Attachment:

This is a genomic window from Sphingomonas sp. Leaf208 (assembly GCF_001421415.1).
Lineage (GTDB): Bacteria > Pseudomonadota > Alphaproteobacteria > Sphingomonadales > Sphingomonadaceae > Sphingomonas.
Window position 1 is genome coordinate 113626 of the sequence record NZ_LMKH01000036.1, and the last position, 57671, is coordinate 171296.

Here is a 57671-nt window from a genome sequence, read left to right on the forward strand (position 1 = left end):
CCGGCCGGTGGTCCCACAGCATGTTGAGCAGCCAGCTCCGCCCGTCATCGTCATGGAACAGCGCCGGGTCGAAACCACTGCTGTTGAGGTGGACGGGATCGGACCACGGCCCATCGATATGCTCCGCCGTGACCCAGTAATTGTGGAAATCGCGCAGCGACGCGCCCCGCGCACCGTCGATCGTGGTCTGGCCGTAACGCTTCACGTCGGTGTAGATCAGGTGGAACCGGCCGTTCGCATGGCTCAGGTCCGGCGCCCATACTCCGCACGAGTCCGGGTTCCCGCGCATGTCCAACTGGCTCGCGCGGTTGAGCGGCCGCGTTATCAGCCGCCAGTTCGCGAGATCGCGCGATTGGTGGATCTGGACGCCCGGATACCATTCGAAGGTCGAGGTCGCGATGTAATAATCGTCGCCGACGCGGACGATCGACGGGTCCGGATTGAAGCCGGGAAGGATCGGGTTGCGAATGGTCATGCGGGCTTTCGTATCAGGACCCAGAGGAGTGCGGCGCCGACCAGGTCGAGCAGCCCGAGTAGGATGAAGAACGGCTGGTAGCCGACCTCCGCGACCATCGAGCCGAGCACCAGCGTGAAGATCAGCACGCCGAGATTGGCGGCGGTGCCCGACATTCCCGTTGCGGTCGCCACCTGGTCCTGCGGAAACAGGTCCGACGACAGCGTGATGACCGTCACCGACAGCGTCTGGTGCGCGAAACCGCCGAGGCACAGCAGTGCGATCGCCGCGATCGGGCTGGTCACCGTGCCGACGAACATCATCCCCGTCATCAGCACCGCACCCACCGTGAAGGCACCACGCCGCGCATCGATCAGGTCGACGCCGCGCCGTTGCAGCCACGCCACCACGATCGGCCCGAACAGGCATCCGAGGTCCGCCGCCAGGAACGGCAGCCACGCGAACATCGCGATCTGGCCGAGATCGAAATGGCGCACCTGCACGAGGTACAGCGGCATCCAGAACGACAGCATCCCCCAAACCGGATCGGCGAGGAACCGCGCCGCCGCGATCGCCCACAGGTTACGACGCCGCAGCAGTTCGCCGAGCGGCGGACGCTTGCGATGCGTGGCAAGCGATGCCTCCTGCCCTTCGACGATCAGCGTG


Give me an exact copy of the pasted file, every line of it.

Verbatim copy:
This is a genomic window from Sphingomonas sp. Leaf208 (assembly GCF_001421415.1).
Lineage (GTDB): Bacteria > Pseudomonadota > Alphaproteobacteria > Sphingomonadales > Sphingomonadaceae > Sphingomonas.
Window position 1 is genome coordinate 113626 of the sequence record NZ_LMKH01000036.1, and the last position, 57671, is coordinate 171296.

Here is a 57671-nt window from a genome sequence, read left to right on the forward strand (position 1 = left end):
CCGGCCGGTGGTCCCACAGCATGTTGAGCAGCCAGCTCCGCCCGTCATCGTCATGGAACAGCGCCGGGTCGAAACCACTGCTGTTGAGGTGGACGGGATCGGACCACGGCCCATCGATATGCTCCGCCGTGACCCAGTAATTGTGGAAATCGCGCAGCGACGCGCCCCGCGCACCGTCGATCGTGGTCTGGCCGTAACGCTTCACGTCGGTGTAGATCAGGTGGAACCGGCCGTTCGCATGGCTCAGGTCCGGCGCCCATACTCCGCACGAGTCCGGGTTCCCGCGCATGTCCAACTGGCTCGCGCGGTTGAGCGGCCGCGTTATCAGCCGCCAGTTCGCGAGATCGCGCGATTGGTGGATCTGGACGCCCGGATACCATTCGAAGGTCGAGGTCGCGATGTAATAATCGTCGCCGACGCGGACGATCGACGGGTCCGGATTGAAGCCGGGAAGGATCGGGTTGCGAATGGTCATGCGGGCTTTCGTATCAGGACCCAGAGGAGTGCGGCGCCGACCAGGTCGAGCAGCCCGAGTAGGATGAAGAACGGCTGGTAGCCGACCTCCGCGACCATCGAGCCGAGCACCAGCGTGAAGATCAGCACGCCGAGATTGGCGGCGGTGCCCGACATTCCCGTTGCGGTCGCCACCTGGTCCTGCGGAAACAGGTCCGACGACAGCGTGATGACCGTCACCGACAGCGTCTGGTGCGCGAAACCGCCGAGGCACAGCAGTGCGATCGCCGCGATCGGGCTGGTCACCGTGCCGACGAACATCATCCCCGTCATCAGCACCGCACCCACCGTGAAGGCACCACGCCGCGCATCGATCAGGTCGACGCCGCGCCGTTGCAGCCACGCCACCACGATCGGCCCGAACAGGCATCCGAGGTCCGCCGCCAGGAACGGCAGCCACGCGAACATCGCGATCTGGCCGAGATCGAAATGGCGCACCTGCACGAGGTACAGCGGCATCCAGAACGACAGCATCCCCCAAACCGGATCGGCGAGGAACCGCGCCGCCGCGATCGCCCACAGGTTACGACGCCGCAGCAGTTCGCCGAGCGGCGGACGCTTGCGATGCGTGGCAAGCGATGCCTCCTGCCCTTCGACGATCAGCGTG